One example could be California, which has a Democratic governor, Jerry Brown, who already signed a minimum wage increase to $10 by 2016 back in 2013. “Cuomo is saying, ‘I’m going to make New York a progressive leader with the strongest minimum wage in the nation,’” Sonn said. “Jerry Brown could do the same thing.” A spokesman for the governor’s office told ThinkProgress he wasn’t aware of similar options to what Cuomo did in California, but noted that there are other new bills and proposals to raise the wage.
The authority can also be used against governors who aren’t supportive of higher minimum wages. That’s already happened in Wisconsin. There, a state statute says that all wages in the state have to amount to no less than a living wage and that any member of the public can file a complaint saying the minimum wage fails that standard. Last year, low-wage workers and worker organizing groups submitted 100 complaints to Gov. Scott Walker (R) alleging that the state’s $7.25 minimum wage violates the statute, although his administration rejected the complaints.
A similar fight could start brewing in New Jersey, where Gov. Chris Christie (R) has voiced his opposition to increasing the minimum wage. “The Governor of New Jersey has the power to raise wages for hundreds of thousands of workers,” Analilia Mejia, executive director of New Jersey Working Families, told ThinkProgress. “We will absolutely be calling on Gov. Christie to follow in the footsteps of Gov. Cuomo, who Christie has called his ‘separated at birth twin brother.’” She also said the issue would be brought up beyond Christie’s administration. “Over the coming year Working Families activists [will] be asking every potential gubernatorial contender in New Jersey’s 2017 election where they stand on using the state’s wage board to end poverty wages,” she said.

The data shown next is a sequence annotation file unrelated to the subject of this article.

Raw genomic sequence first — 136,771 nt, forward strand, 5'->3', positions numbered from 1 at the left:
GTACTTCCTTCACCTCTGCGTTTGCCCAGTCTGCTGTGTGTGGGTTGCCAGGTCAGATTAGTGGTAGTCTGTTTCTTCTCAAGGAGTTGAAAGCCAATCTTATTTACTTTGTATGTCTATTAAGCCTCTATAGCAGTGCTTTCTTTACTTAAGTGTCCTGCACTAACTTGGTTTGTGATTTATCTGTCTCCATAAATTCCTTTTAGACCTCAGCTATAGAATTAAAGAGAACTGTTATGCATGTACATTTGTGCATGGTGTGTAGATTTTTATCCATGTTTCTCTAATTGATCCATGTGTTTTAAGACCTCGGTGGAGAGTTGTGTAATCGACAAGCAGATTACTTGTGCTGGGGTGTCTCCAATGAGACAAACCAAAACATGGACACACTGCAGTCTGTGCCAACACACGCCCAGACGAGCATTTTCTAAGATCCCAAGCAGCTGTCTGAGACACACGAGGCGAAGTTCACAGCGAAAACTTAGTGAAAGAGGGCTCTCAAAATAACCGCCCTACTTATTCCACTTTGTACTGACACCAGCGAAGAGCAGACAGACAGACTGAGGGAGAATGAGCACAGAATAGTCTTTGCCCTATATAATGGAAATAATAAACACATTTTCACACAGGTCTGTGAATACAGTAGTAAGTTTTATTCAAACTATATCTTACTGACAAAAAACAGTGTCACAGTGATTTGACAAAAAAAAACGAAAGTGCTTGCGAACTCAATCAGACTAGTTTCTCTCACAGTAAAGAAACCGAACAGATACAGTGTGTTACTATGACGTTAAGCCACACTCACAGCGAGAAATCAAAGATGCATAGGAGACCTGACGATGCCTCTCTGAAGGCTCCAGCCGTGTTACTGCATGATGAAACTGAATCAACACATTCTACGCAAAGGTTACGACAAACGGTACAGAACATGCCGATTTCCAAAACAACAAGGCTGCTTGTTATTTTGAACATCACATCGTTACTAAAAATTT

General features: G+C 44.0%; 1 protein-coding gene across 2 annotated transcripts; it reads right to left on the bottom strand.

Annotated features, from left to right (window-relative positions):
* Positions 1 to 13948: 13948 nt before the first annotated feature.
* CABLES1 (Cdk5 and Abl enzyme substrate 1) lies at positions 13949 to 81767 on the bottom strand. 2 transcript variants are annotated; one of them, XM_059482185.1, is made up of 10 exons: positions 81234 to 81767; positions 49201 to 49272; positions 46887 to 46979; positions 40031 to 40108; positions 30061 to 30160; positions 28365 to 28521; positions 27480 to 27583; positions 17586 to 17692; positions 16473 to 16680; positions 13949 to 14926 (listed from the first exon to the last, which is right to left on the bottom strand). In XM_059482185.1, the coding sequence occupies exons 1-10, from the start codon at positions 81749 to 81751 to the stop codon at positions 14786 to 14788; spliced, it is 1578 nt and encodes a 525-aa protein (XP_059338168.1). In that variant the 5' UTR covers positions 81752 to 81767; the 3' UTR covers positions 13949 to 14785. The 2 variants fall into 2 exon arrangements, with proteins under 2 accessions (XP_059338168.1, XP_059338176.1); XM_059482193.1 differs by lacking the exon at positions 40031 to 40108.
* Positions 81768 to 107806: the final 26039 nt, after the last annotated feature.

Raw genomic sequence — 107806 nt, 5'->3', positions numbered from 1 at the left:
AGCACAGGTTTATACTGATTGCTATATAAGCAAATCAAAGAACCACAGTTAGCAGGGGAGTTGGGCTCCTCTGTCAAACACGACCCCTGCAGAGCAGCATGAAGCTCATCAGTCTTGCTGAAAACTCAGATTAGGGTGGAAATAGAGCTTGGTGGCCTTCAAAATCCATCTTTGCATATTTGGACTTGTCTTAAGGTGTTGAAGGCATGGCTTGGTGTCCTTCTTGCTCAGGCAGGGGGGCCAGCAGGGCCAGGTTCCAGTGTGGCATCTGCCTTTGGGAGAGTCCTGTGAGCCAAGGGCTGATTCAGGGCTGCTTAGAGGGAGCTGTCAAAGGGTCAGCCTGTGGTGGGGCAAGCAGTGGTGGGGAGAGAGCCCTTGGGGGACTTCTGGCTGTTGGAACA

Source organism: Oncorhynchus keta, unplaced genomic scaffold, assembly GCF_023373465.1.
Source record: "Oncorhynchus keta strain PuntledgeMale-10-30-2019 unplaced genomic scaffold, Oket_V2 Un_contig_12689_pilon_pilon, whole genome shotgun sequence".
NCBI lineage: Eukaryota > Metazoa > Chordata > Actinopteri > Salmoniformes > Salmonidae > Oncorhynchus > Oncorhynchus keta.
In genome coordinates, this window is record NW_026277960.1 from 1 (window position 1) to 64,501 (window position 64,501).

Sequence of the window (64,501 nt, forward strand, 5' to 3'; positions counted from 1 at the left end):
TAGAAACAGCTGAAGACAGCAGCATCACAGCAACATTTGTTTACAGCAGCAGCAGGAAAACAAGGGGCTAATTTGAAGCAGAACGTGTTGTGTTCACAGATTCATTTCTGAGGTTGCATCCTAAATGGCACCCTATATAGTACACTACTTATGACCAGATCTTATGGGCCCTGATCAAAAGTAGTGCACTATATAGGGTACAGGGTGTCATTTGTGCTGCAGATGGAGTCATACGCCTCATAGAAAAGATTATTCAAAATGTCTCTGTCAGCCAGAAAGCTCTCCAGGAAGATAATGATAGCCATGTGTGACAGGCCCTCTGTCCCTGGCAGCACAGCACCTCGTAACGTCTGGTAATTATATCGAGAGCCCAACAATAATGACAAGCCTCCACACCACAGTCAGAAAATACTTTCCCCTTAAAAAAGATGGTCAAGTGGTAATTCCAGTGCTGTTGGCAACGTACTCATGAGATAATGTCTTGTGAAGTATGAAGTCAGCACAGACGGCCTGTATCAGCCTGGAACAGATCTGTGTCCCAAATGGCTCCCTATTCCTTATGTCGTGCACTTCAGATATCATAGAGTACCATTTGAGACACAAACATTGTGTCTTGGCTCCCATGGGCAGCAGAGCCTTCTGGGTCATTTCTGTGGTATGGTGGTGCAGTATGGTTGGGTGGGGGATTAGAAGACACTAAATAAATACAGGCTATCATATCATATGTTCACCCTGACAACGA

This blog was originally posted on Think Progress on May 11, 2015. Reprinted with permission.
About the author: The author’s name is Bryce Covert. Bryce Covert is the Economic Policy Editor for ThinkProgress. She was previously editor of the Roosevelt Institute’s Next New Deal blog and a senior communications officer. She is also a contributor for The Nation and was previously a contributor for ForbesWoman. Her writing has appeared on The New York Times, The New York Daily News, The Nation, The Atlantic, The American Prospect, and others. She is also a board member of WAM!NYC, the New York Chapter of Women, Action & the Media.
May 13th, 2015 | Laura Clawson
Talk about journalism with an immediate impact. Last week’s New York Times investigation of labor law violations and unhealthy working conditions for manicurists in the city’s nail salons has spurred Gov. Andrew Cuomo to take sweeping emergency action:
Nail salons that do not comply with orders to pay workers back wages, or are unlicensed, will be shut down. […]Salons will be required to publicly post signs that inform workers of their rights, including the fact that it is illegal to work without wages or to pay money for a job — a common practice in the nail salon industry, according to workers and owners. The signs will be in half a dozen languages, including those most spoken in the industry — Korean, Chinese and Spanish. […]